I tried to use the candle next and nothing happened. I tried the book, again nothing. I tried the bell again, and again it rang. Then I thought maybe I needed to use each one at a different volcano. You see, I think I missed a hint that told me the order I should use them in. In the end, after about 10 minutes of wandering around, I contemplated trying to meditate again at the shrine of Valor. Luckily, I gave the correct location one last chance.
Truth follows Courage
I figured this out by trying the bell twice in a row. First it rang solemnly. Second, nothing happened. I most definitely knew now I needed to use them in a certain order. Only one left to try.
And both are swallowed by Love
Strangely, the skull of Mondain crumbled to pieces as I entered the Abyss. I wonder if getting it was even necessary. As I entered the Abyss, all my companions simply vanished.
Begin end game *plop*
The Abyss is structured similarly to regular dungeons. To complicate this, the correct path down is lined with chalices where you must answer the correct virtue and place the correct stone into the cup. I'm not sure what happens when answered incorrectly. By the third or fourth level I realized the correct answers were in order.
Let's see, level two, Compassion
The stones are in the same order... really reinforces the order
And, that's it. That's the end of the game. One of the floors has a tricky little maze through the top-down rooms that litter the dungeons, but other than that it's fairly straightforward. Without the last set of gems I can imagine it being a wee bit more work, but really, who's going to play this game without using the gems?
I know there's a way down, the gem told me so
There is one last room of interest where I had to fight against clones of the companions (including my chosen class). Less interesting that it's a standard battle with no dialogue, so I wrote my own twist. I imagined a terrible discovery was made while I was adventuring; that reading from the codex would destroy Britannia. In a last ditch effort, the companions tried to stop me, but I knew this to be final test of my determination and slaughtered these doppelgangers.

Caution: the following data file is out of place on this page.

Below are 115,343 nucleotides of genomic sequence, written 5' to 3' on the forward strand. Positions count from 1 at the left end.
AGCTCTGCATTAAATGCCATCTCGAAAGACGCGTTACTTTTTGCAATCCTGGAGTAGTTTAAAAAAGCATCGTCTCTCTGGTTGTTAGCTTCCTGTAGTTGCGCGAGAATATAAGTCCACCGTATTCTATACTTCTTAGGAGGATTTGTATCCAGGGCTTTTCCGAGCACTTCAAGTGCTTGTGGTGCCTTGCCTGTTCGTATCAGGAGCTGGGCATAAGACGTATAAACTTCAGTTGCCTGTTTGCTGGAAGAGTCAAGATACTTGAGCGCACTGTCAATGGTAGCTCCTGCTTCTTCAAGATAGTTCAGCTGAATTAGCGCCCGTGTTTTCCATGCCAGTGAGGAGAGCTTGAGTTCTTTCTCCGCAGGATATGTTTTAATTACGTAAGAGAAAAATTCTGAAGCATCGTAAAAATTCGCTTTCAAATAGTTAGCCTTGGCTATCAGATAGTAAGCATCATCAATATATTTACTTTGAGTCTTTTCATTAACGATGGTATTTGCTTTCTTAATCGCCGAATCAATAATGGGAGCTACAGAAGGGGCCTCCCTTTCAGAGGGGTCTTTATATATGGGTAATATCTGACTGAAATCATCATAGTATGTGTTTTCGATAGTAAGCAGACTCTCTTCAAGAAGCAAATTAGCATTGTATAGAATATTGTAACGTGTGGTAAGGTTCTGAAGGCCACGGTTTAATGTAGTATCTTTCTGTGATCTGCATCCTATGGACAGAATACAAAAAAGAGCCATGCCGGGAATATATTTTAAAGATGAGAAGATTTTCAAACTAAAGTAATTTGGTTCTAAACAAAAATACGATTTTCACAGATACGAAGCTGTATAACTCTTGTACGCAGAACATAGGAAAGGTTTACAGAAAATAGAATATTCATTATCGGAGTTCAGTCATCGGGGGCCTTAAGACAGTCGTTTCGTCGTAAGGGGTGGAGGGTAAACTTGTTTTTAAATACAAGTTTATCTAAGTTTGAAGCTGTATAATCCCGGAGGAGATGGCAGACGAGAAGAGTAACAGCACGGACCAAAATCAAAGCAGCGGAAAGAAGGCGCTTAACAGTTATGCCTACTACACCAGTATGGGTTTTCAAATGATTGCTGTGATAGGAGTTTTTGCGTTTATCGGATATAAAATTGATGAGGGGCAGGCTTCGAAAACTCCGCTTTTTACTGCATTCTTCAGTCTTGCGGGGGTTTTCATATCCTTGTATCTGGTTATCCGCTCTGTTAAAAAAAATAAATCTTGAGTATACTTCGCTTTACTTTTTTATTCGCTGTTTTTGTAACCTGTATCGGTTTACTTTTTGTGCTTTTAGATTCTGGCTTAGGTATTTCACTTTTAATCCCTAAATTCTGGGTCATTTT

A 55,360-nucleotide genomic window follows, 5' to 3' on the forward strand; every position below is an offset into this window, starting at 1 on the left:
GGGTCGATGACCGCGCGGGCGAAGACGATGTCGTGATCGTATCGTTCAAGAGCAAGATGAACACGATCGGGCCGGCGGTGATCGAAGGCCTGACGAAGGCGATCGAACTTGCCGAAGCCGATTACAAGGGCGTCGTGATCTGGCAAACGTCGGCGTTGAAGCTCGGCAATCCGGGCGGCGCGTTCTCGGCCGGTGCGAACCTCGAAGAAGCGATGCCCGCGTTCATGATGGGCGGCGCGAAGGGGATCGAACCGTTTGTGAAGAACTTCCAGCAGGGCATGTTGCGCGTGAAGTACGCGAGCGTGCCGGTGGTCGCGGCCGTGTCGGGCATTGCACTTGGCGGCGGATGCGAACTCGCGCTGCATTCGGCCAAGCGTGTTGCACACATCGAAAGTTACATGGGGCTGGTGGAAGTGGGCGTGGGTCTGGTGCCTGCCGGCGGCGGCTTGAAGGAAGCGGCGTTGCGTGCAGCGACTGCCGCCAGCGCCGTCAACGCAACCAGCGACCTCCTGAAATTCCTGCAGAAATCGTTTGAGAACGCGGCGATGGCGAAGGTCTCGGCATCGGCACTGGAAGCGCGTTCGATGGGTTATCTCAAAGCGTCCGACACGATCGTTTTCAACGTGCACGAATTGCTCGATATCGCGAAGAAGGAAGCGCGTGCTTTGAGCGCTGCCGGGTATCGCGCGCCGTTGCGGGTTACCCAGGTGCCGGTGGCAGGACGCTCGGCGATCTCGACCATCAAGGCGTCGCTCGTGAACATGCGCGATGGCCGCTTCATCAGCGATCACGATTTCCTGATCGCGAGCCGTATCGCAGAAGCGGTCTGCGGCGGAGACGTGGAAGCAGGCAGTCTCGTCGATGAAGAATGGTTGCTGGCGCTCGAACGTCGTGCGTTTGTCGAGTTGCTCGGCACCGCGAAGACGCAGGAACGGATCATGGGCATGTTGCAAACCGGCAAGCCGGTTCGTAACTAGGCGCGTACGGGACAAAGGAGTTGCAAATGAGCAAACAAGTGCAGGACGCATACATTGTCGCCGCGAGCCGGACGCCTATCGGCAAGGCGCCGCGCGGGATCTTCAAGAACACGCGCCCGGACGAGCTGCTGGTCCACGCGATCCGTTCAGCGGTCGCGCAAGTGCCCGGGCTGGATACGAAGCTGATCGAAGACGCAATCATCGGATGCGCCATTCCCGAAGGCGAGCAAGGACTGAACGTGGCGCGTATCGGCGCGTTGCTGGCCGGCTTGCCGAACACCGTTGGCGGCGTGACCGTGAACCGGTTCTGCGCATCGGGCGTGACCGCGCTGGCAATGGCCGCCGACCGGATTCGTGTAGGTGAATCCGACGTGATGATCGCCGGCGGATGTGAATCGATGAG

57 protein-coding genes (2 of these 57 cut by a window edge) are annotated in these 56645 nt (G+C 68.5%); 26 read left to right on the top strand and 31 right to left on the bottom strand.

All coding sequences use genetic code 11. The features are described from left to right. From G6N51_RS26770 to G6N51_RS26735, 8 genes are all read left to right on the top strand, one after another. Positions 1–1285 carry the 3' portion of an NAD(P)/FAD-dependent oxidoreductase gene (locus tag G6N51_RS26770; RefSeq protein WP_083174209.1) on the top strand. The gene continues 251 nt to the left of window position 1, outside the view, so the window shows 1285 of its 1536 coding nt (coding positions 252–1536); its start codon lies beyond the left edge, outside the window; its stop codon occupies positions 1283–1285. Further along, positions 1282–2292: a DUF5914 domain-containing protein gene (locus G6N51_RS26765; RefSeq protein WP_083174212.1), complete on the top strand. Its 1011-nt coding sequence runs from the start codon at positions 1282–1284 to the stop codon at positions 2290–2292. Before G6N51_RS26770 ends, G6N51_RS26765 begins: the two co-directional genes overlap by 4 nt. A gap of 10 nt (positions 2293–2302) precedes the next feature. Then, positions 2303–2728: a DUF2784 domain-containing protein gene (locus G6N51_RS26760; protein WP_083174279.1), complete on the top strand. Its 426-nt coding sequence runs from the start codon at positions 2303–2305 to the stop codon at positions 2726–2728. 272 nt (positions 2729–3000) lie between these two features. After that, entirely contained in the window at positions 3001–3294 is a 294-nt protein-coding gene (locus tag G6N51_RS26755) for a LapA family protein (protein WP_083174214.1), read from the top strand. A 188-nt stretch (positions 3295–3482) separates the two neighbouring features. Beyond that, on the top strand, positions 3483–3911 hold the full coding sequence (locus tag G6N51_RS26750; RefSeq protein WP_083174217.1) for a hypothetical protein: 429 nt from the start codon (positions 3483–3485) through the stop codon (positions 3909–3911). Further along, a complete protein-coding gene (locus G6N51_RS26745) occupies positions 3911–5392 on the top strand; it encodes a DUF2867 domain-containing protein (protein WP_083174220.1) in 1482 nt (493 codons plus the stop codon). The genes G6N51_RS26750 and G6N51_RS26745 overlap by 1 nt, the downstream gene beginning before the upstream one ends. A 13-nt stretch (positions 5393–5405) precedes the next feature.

Poor Ankh hasn't had anyone around to corrects it's grammar
At the Ankh, the three keys became one. I wonder if it's possible to arrive here without the keys, and what would happen. There's probably something preventing that. A stairway opened up after uniting the keys. Below this room was the Codex. Inside was the end of the game.
Some reference to Infinity
The game was pretty much on auto-pilot at this point. No further dialogue options. No access to the menus. And the game wrapped up in a ceremony above. It turns out this was a hidden area under that strange shrine, which was the very first location I plopped into when I started the game.
It begins and ends with Lord British...
Another game done. This one was a pleasant experience, though a mostly diluted one from what I hear of the PC. I plan to play through a bit of the PC and SMS versions to include some differences in my final rating. I also have a game to cut, which I may end up doing before I get the final rating post out for this game.

As for the next game, Double Dungeons, I'm going to do something a bit different. I've already completed the game in recent memory, so I'm going to dive in a bit more than usual. Into the inner workings of the game and route a speedrun for it. With my new schedule, I'll start later tonight even though I haven't quite finished posting for other games. Wish me luck.

Elapsed Time: 1h41m (Final Time: 19h03m)